CAD Is the Least of Our Problems, Part 123 Apr, 2014 By: Robert Green
CAD software isn't changing dramatically — but mobile technologies, collaboration tools, and workflows are.
On the surface, it sounds like a good riddle:
Question: When is a CAD manager not like a CAD manager?
Answer: When he or she is busy managing everything but CAD applications.
This riddle is no joke, however. Thanks to dramatic changes in workflows, collaboration solutions, and hardware technology, being a CAD manager now requires mastery of a wide variety of skills that have no connection to CAD — that is, until you think about the problem more deeply.
What types of new skills am I talking about? I'll get into that. But first, in this edition of the CAD Manager's Newsletter, I'll explain the changes underlying these new CAD management challenges. Here goes.
What's Not Really Changing
I contend that of all the parts we must manage to have successful CAD projects, software is the piece that is likely to change the least. Sure we have new software updates, but are they really revolutionary? Is there anything in the latest releases of AutoCAD, SolidWorks, Revit, or MicroStation that is earth-shatteringly different from recent versions? Not really. Software is changing, but it is doing so in subtle ways that don't require users or CAD managers to fundamentally rethink software strategy.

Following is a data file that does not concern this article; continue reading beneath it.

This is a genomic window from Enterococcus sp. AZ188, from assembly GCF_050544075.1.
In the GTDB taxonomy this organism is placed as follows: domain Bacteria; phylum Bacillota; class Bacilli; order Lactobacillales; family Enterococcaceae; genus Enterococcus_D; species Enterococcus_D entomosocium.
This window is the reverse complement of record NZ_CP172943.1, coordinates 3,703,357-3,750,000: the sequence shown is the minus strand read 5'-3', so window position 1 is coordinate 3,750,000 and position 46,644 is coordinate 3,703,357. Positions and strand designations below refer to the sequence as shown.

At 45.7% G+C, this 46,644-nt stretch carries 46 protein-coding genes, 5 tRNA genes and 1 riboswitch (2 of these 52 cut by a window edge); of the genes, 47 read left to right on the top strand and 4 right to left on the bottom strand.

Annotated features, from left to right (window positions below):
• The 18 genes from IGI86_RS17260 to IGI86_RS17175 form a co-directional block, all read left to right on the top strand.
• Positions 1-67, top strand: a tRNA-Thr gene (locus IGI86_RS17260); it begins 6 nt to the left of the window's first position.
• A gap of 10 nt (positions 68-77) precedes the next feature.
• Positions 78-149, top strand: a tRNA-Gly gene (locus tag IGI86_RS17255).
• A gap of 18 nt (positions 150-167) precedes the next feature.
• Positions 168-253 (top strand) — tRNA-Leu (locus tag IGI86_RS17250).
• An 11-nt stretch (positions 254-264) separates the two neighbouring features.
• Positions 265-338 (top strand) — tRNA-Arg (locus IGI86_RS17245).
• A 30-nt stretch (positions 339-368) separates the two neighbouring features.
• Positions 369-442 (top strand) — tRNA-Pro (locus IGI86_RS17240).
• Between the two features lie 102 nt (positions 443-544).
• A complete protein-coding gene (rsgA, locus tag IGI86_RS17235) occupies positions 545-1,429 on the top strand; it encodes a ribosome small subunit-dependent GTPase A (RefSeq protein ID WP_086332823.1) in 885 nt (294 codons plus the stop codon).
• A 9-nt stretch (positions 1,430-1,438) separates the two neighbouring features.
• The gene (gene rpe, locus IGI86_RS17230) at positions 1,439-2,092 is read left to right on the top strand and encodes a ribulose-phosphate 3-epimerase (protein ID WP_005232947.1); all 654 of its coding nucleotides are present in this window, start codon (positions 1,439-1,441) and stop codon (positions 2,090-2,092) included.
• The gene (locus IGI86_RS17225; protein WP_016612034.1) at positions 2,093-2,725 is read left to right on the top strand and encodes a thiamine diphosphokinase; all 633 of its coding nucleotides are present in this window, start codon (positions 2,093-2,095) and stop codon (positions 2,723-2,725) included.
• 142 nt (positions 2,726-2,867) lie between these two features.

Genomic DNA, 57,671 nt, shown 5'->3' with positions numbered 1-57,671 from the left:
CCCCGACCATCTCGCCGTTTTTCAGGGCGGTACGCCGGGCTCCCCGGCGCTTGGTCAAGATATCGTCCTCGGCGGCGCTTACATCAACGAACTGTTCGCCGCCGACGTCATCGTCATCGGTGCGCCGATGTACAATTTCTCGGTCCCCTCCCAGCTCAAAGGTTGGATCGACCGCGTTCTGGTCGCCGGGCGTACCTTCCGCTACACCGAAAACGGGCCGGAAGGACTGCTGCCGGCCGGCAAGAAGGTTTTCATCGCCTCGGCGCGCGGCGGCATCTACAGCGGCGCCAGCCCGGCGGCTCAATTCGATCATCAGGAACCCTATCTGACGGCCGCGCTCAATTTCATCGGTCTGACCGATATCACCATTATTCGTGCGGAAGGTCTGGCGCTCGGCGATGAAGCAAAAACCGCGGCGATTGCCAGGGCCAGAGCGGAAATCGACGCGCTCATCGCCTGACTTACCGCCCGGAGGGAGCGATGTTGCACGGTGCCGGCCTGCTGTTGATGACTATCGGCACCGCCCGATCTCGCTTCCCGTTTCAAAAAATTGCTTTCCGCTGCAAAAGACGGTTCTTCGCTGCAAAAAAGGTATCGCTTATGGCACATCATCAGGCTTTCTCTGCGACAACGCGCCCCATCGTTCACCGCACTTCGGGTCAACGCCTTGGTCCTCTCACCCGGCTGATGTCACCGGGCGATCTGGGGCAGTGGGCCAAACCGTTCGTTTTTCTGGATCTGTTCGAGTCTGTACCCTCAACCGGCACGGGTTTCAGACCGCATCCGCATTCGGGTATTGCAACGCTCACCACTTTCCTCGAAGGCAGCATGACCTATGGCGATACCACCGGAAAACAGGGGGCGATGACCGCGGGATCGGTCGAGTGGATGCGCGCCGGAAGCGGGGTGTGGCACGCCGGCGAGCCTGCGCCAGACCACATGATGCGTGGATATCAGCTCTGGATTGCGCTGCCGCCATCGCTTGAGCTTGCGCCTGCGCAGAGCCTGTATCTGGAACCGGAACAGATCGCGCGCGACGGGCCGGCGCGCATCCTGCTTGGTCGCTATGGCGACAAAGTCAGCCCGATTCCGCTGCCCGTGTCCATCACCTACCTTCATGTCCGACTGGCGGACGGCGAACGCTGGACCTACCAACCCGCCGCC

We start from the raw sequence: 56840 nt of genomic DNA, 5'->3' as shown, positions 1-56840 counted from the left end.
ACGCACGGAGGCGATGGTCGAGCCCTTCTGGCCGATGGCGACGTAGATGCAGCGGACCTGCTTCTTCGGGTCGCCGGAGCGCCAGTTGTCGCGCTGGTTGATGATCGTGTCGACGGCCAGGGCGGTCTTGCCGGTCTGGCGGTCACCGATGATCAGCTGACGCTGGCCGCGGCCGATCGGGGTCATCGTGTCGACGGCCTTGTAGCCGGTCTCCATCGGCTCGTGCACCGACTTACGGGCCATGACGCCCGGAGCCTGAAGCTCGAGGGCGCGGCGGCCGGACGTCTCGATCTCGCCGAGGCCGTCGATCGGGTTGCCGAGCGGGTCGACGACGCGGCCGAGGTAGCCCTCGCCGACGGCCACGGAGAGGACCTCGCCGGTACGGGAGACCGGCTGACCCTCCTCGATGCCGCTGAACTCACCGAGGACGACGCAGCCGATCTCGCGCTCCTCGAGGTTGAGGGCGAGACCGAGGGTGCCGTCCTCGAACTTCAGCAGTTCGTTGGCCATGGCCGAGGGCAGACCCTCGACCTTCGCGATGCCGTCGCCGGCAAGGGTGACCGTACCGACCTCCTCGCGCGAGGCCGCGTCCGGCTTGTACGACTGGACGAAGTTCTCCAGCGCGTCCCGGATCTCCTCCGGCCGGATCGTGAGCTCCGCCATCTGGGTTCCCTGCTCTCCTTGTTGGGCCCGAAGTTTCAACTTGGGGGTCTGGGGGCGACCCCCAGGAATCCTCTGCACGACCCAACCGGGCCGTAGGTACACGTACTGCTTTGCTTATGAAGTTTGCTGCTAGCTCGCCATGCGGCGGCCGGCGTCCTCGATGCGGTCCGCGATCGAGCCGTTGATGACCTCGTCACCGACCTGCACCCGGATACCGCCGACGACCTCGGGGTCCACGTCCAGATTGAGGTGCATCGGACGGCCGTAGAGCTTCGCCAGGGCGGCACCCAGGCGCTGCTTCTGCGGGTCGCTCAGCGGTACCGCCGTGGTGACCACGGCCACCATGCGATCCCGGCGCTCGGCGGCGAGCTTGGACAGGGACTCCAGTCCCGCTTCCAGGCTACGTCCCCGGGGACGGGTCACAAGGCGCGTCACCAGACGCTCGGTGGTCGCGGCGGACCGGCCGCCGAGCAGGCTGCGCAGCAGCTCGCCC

While there are some new functions within CAD tools that require investigation and training — such as point clouds and reality capture — the basic concept of modeling and documenting designs isn't all that different than it has been for several years, especially now that most companies are using 3D modeling or building information modeling (BIM) already.
Is It Time to Relax?
So if our CAD tools are largely familiar, our typical struggles with training and new feature implementation should be short-lived, right? We should now be able to focus on optimizing our processes and streamlining our software so design becomes easier, faster, and more fun for all. After all, if users know their software, what could go wrong?
Just about everything, it turns out. In particular, in the equation of user plus software equals design, the user portion of the equation is changing — and this change impacts CAD managers in ways we've not seen for years, or that we've never seen.
Think about the following trends in technology for a moment: